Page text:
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Seniors Already Seeing Lower Prescription Drug Costs

Thanks to the Affordable Care Act, seniors can expect almost no change Medicare prescription drug plan premiums in 2011 despite major improvements in drug coverage.

The Affordable Care Act is working to help bring down the cost of prescription drugs for seniors enrolled in the Medicare Part D prescription drug program and today, we got more good news for our seniors.

This afternoon, the Centers for Medicare & Medicaid Services (CMS) announced that Medicare prescription drug plan premiums for 2011 will stay similar to rates beneficiaries are currently paying this year. The average premiums in 2010 were $29 per month -- in 2011 we expect average monthly premiums to be just a dollar more. All beneficiaries should check to make sure that the plan offerings that will be available in 2011 are right for them when information on those plans becomes available in October.

While there has been almost no change in premiums for 2011, people with Medicare will see big improvements in drug coverage next year. Under the Affordable Care Act, they will see lower prescription drug costs, if they fall into the coverage gap or "donut hole."  This year, people with Medicare who are in the donut hole are receiving one-time $250 rebate checks. Next year, they will receive 50% discounts on brand-name drugs and in each year their costs will be reduced even more until the donut hole is closed in 2020 - meaning that after 2020 there will be no more coverage gap, and people with Medicare will just pay their normal cost-sharing amount until they reach the annual out-of-pocket limit.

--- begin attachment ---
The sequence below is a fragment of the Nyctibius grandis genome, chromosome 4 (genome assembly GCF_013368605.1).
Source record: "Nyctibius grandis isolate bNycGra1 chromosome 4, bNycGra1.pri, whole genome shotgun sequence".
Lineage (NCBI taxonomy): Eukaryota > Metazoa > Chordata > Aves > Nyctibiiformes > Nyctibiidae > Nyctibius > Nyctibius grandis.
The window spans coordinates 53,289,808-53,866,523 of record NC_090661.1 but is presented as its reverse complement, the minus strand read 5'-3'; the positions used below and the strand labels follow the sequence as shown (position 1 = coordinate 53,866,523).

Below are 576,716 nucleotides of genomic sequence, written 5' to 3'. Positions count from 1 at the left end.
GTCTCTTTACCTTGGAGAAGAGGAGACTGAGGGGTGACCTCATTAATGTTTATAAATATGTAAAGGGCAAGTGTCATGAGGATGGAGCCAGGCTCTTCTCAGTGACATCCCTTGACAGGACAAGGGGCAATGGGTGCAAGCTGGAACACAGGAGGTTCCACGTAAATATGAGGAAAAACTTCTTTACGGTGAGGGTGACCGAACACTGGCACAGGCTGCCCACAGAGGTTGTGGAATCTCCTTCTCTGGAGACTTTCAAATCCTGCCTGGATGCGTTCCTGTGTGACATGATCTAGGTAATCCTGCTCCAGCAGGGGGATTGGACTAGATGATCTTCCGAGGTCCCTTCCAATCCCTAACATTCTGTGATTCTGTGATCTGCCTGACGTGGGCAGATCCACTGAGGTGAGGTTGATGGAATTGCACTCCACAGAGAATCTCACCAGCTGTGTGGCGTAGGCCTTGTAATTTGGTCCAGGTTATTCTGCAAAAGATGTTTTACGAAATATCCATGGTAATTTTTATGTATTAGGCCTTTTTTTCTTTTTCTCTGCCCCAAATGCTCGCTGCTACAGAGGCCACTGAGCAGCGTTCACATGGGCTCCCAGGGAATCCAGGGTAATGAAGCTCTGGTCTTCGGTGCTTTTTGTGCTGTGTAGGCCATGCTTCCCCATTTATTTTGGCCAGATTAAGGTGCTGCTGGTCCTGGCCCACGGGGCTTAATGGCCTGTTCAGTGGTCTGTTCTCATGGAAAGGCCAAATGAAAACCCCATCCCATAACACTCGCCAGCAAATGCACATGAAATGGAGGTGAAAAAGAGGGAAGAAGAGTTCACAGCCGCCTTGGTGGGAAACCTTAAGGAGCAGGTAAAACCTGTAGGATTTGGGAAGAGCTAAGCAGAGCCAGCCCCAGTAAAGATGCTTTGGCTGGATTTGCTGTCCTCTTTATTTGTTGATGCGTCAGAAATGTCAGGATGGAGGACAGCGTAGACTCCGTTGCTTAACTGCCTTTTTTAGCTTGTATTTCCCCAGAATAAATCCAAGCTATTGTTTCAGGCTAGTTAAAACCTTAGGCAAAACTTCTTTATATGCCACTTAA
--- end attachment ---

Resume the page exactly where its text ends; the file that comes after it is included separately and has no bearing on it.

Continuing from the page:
And just like President Obama promised -- guaranteed benefits for the seniors and persons with disabilities who rely on Medicare won't change.

The Affordable Care Act was designed to strengthen the Medicare program and ensure that it will continue to provide health security to our seniors for many years to come. Today's announcement -- just like the recent news that the Affordable Care Act will help extend the life of the trust fund by 12 additional years -- is good news for them and their children.

The Affordable Care Act also means less disruption for people with Medicare. Low-income seniors often have to change prescription drug plans every year to find a plan with no premium. Now, more beneficiaries with limited income will be able to keep their plan if they want to while continuing to have a wide range of plans to choose from if they want to change plans.

General information about premiums and benefits for each Part D and Medicare Advantage (MA) plan will be announced in September on, and more detailed information to help beneficiaries review their plan options will be available in October at In addition, each autumn, the comprehensive Medicare & You handbook and other program updates are mailed directly to beneficiaries' mailboxes with important information about health plans, prescription drug plans, and rights and protections to help people with Medicare, their families and caregivers review coverage options. And more information on how the Affordable Care Act will continue to strengthen and improve Medicare is available at, a new web portal.

Kathleen Sebelius is Secretary of Health and Human Services